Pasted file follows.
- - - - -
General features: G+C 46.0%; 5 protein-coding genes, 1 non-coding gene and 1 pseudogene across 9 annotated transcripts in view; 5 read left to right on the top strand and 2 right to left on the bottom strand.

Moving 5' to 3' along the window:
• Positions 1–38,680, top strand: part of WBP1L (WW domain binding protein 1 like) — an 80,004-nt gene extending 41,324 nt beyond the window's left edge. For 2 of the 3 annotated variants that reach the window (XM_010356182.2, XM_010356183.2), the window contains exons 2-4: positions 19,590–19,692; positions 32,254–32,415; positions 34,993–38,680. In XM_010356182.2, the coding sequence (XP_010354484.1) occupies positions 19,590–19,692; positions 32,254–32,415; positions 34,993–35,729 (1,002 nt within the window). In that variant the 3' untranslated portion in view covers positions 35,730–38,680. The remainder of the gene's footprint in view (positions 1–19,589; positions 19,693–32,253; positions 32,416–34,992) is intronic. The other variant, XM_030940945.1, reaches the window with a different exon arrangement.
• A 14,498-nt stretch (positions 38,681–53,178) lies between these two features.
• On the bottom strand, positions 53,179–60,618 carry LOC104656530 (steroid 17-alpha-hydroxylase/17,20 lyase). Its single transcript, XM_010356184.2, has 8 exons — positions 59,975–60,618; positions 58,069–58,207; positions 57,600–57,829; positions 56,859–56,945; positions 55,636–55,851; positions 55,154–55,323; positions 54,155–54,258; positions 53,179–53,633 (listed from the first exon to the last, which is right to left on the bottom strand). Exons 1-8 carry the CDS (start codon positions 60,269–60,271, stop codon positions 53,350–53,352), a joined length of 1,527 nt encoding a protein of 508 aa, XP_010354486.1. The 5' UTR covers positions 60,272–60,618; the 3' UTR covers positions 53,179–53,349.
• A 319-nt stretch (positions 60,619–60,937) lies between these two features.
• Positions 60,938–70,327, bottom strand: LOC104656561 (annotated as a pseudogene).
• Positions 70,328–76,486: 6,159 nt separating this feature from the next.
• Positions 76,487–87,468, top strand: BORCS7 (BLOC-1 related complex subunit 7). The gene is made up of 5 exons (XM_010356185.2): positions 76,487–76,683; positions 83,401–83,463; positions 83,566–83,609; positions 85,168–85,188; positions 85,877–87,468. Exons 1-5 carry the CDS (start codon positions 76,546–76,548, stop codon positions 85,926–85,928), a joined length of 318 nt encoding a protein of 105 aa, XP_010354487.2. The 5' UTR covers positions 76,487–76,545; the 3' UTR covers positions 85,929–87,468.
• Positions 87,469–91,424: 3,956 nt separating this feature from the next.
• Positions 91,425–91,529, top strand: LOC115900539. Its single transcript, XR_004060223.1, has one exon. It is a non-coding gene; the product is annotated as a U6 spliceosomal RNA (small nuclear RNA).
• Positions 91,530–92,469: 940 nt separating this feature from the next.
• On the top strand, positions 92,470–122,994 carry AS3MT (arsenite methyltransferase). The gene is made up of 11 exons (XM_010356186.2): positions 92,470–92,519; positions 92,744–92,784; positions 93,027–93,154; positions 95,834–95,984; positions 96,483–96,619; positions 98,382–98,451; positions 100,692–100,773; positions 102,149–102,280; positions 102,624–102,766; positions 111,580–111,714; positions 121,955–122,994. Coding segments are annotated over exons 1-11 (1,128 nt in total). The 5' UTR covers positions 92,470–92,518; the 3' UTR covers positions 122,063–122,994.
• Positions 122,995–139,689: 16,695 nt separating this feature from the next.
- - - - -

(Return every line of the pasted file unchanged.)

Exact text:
General features: G+C 46.0%; 5 protein-coding genes, 1 non-coding gene and 1 pseudogene across 9 annotated transcripts in view; 5 read left to right on the top strand and 2 right to left on the bottom strand.

Moving 5' to 3' along the window:
• Positions 1–38,680, top strand: part of WBP1L (WW domain binding protein 1 like) — an 80,004-nt gene extending 41,324 nt beyond the window's left edge. For 2 of the 3 annotated variants that reach the window (XM_010356182.2, XM_010356183.2), the window contains exons 2-4: positions 19,590–19,692; positions 32,254–32,415; positions 34,993–38,680. In XM_010356182.2, the coding sequence (XP_010354484.1) occupies positions 19,590–19,692; positions 32,254–32,415; positions 34,993–35,729 (1,002 nt within the window). In that variant the 3' untranslated portion in view covers positions 35,730–38,680. The remainder of the gene's footprint in view (positions 1–19,589; positions 19,693–32,253; positions 32,416–34,992) is intronic. The other variant, XM_030940945.1, reaches the window with a different exon arrangement.
• A 14,498-nt stretch (positions 38,681–53,178) lies between these two features.
• On the bottom strand, positions 53,179–60,618 carry LOC104656530 (steroid 17-alpha-hydroxylase/17,20 lyase). Its single transcript, XM_010356184.2, has 8 exons — positions 59,975–60,618; positions 58,069–58,207; positions 57,600–57,829; positions 56,859–56,945; positions 55,636–55,851; positions 55,154–55,323; positions 54,155–54,258; positions 53,179–53,633 (listed from the first exon to the last, which is right to left on the bottom strand). Exons 1-8 carry the CDS (start codon positions 60,269–60,271, stop codon positions 53,350–53,352), a joined length of 1,527 nt encoding a protein of 508 aa, XP_010354486.1. The 5' UTR covers positions 60,272–60,618; the 3' UTR covers positions 53,179–53,349.
• A 319-nt stretch (positions 60,619–60,937) lies between these two features.
• Positions 60,938–70,327, bottom strand: LOC104656561 (annotated as a pseudogene).
• Positions 70,328–76,486: 6,159 nt separating this feature from the next.
• Positions 76,487–87,468, top strand: BORCS7 (BLOC-1 related complex subunit 7). The gene is made up of 5 exons (XM_010356185.2): positions 76,487–76,683; positions 83,401–83,463; positions 83,566–83,609; positions 85,168–85,188; positions 85,877–87,468. Exons 1-5 carry the CDS (start codon positions 76,546–76,548, stop codon positions 85,926–85,928), a joined length of 318 nt encoding a protein of 105 aa, XP_010354487.2. The 5' UTR covers positions 76,487–76,545; the 3' UTR covers positions 85,929–87,468.
• Positions 87,469–91,424: 3,956 nt separating this feature from the next.
• Positions 91,425–91,529, top strand: LOC115900539. Its single transcript, XR_004060223.1, has one exon. It is a non-coding gene; the product is annotated as a U6 spliceosomal RNA (small nuclear RNA).
• Positions 91,530–92,469: 940 nt separating this feature from the next.
• On the top strand, positions 92,470–122,994 carry AS3MT (arsenite methyltransferase). The gene is made up of 11 exons (XM_010356186.2): positions 92,470–92,519; positions 92,744–92,784; positions 93,027–93,154; positions 95,834–95,984; positions 96,483–96,619; positions 98,382–98,451; positions 100,692–100,773; positions 102,149–102,280; positions 102,624–102,766; positions 111,580–111,714; positions 121,955–122,994. Coding segments are annotated over exons 1-11 (1,128 nt in total). The 5' UTR covers positions 92,470–92,518; the 3' UTR covers positions 122,063–122,994.
• Positions 122,995–139,689: 16,695 nt separating this feature from the next.